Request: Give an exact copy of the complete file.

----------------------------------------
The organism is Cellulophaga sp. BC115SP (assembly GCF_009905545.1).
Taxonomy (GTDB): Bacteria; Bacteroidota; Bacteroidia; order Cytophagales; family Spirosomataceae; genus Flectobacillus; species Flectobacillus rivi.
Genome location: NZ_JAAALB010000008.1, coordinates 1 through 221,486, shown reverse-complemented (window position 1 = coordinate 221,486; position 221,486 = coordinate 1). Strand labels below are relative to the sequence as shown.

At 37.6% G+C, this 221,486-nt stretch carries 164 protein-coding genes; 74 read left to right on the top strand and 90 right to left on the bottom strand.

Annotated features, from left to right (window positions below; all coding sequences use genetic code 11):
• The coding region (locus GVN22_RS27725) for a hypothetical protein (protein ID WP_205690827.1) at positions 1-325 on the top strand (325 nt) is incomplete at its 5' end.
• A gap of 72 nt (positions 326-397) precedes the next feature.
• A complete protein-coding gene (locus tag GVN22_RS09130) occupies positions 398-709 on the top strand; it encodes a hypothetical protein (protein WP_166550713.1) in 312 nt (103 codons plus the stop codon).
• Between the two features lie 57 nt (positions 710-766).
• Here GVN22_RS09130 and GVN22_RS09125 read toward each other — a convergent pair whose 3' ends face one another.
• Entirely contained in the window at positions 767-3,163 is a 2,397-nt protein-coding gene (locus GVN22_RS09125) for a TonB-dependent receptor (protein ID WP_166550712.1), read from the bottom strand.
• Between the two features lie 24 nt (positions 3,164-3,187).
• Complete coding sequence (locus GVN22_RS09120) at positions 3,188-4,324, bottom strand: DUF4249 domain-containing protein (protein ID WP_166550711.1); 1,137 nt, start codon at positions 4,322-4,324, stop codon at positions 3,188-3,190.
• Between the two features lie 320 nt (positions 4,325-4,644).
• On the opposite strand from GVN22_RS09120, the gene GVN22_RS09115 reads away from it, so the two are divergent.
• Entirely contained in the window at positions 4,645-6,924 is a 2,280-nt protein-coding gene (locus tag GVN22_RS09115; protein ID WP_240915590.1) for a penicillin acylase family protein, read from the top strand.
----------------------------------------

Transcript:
The organism is Cellulophaga sp. BC115SP (assembly GCF_009905545.1).
Taxonomy (GTDB): Bacteria; Bacteroidota; Bacteroidia; order Cytophagales; family Spirosomataceae; genus Flectobacillus; species Flectobacillus rivi.
Genome location: NZ_JAAALB010000008.1, coordinates 1 through 221,486, shown reverse-complemented (window position 1 = coordinate 221,486; position 221,486 = coordinate 1). Strand labels below are relative to the sequence as shown.

At 37.6% G+C, this 221,486-nt stretch carries 164 protein-coding genes; 74 read left to right on the top strand and 90 right to left on the bottom strand.

Annotated features, from left to right (window positions below; all coding sequences use genetic code 11):
• The coding region (locus GVN22_RS27725) for a hypothetical protein (protein ID WP_205690827.1) at positions 1-325 on the top strand (325 nt) is incomplete at its 5' end.
• A gap of 72 nt (positions 326-397) precedes the next feature.
• A complete protein-coding gene (locus tag GVN22_RS09130) occupies positions 398-709 on the top strand; it encodes a hypothetical protein (protein WP_166550713.1) in 312 nt (103 codons plus the stop codon).
• Between the two features lie 57 nt (positions 710-766).
• Here GVN22_RS09130 and GVN22_RS09125 read toward each other — a convergent pair whose 3' ends face one another.
• Entirely contained in the window at positions 767-3,163 is a 2,397-nt protein-coding gene (locus GVN22_RS09125) for a TonB-dependent receptor (protein ID WP_166550712.1), read from the bottom strand.
• Between the two features lie 24 nt (positions 3,164-3,187).
• Complete coding sequence (locus GVN22_RS09120) at positions 3,188-4,324, bottom strand: DUF4249 domain-containing protein (protein ID WP_166550711.1); 1,137 nt, start codon at positions 4,322-4,324, stop codon at positions 3,188-3,190.
• Between the two features lie 320 nt (positions 4,325-4,644).
• On the opposite strand from GVN22_RS09120, the gene GVN22_RS09115 reads away from it, so the two are divergent.
• Entirely contained in the window at positions 4,645-6,924 is a 2,280-nt protein-coding gene (locus tag GVN22_RS09115; protein ID WP_240915590.1) for a penicillin acylase family protein, read from the top strand.